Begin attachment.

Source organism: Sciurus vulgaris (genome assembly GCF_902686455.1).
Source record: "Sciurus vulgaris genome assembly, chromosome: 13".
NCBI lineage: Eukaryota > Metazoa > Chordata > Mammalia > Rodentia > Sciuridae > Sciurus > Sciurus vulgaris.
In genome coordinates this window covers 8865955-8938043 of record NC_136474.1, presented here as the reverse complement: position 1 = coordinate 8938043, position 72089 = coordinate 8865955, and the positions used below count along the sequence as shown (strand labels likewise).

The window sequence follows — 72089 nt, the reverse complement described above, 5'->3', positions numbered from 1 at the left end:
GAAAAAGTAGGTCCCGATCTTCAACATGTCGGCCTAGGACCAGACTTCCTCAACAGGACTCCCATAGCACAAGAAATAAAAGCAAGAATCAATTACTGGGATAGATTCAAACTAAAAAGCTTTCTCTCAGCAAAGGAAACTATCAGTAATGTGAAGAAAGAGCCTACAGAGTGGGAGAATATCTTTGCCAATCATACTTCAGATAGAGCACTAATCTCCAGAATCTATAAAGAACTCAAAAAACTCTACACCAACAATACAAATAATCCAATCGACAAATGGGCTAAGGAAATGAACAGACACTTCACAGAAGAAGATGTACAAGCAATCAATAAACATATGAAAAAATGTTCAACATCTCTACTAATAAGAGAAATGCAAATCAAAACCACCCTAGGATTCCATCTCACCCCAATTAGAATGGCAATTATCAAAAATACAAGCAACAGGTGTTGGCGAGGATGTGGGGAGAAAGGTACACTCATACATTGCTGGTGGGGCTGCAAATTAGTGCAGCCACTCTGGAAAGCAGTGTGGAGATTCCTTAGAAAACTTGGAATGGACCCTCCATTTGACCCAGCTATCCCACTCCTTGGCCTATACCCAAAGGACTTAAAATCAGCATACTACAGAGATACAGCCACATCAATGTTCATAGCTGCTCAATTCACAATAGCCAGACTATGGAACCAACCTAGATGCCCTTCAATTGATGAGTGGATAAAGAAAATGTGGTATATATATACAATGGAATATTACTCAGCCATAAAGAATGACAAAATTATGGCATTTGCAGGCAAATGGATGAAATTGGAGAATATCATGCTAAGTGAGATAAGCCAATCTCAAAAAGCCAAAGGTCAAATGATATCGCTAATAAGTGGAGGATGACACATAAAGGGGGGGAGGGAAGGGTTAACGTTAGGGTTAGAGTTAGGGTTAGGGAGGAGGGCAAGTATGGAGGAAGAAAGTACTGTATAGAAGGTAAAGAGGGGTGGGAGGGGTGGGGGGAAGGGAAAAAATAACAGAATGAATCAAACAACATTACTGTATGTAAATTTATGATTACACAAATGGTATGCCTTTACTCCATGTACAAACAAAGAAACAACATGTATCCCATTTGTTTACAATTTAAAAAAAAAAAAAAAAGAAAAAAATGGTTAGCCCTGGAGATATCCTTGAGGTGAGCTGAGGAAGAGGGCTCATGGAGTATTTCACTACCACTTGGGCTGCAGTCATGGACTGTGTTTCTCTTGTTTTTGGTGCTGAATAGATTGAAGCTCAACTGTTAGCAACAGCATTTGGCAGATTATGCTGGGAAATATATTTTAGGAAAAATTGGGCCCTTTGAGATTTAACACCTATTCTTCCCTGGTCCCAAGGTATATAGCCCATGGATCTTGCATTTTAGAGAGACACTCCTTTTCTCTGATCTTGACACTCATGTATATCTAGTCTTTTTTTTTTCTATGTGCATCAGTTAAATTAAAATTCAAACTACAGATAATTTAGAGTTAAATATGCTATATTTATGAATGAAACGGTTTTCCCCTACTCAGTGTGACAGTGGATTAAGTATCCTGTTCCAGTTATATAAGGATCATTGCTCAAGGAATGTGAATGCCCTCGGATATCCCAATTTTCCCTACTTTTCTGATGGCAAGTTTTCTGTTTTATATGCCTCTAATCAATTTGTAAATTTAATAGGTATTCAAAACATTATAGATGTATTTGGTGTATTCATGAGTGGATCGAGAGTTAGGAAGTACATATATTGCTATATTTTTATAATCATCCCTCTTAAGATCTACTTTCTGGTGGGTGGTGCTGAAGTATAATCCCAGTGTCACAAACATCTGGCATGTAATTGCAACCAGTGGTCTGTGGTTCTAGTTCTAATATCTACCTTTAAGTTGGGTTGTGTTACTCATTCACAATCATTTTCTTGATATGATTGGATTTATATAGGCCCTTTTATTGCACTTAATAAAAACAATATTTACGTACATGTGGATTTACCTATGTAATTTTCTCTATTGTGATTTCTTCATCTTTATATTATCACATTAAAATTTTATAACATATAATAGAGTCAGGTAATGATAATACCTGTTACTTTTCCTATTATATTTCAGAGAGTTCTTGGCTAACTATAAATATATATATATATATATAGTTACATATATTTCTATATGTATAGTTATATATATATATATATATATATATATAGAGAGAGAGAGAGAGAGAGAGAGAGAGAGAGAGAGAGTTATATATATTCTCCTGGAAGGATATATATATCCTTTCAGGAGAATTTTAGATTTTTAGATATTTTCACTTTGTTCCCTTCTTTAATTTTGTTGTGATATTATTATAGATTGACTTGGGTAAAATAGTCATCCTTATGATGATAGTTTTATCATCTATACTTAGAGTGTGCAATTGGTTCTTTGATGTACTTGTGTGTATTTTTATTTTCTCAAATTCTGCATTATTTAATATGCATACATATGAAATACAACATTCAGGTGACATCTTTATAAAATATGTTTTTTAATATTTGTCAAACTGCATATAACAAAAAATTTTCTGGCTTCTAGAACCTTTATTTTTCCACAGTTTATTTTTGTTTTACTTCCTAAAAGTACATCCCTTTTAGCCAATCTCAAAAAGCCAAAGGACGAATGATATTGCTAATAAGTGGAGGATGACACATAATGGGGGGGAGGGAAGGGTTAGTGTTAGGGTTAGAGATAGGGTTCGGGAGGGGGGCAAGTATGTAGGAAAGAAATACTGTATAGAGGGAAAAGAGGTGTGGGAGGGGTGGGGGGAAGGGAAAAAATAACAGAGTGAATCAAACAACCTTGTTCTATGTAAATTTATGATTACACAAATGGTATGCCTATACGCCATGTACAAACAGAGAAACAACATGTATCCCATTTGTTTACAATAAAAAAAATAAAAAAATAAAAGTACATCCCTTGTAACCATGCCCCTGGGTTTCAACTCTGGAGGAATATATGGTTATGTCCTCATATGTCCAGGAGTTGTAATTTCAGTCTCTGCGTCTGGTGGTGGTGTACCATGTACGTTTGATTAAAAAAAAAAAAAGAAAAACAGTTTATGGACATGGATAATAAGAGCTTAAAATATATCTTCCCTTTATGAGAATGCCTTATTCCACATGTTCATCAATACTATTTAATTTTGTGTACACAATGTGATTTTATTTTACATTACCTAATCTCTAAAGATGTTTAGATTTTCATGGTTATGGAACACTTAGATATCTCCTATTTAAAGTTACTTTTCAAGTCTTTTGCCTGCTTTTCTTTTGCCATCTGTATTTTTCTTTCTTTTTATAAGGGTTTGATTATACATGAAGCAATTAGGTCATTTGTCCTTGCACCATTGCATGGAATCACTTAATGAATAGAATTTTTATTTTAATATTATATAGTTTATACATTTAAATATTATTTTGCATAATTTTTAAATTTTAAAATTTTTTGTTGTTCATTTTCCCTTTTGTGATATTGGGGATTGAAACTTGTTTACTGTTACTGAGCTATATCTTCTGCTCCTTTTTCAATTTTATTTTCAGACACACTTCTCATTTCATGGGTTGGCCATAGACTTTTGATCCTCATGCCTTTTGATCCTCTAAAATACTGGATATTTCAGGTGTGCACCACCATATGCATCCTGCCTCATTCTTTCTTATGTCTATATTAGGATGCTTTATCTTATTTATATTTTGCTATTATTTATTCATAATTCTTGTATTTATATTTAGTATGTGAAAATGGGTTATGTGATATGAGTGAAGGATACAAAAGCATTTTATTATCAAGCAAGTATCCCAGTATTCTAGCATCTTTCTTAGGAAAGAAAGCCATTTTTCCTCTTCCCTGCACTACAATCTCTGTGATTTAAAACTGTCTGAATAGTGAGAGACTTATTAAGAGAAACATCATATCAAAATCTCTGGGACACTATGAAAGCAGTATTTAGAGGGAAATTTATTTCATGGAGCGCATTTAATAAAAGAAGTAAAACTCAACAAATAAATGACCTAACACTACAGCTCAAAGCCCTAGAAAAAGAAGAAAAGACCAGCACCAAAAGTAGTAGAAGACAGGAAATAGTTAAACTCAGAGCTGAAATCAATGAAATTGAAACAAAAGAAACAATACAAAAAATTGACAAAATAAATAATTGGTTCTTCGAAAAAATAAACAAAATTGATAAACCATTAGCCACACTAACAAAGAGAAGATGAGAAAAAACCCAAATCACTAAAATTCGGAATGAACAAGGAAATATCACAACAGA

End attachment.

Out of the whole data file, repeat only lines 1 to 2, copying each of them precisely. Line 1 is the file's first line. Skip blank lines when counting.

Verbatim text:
Source organism: Sciurus vulgaris (genome assembly GCF_902686455.1).
Source record: "Sciurus vulgaris genome assembly, chromosome: 13".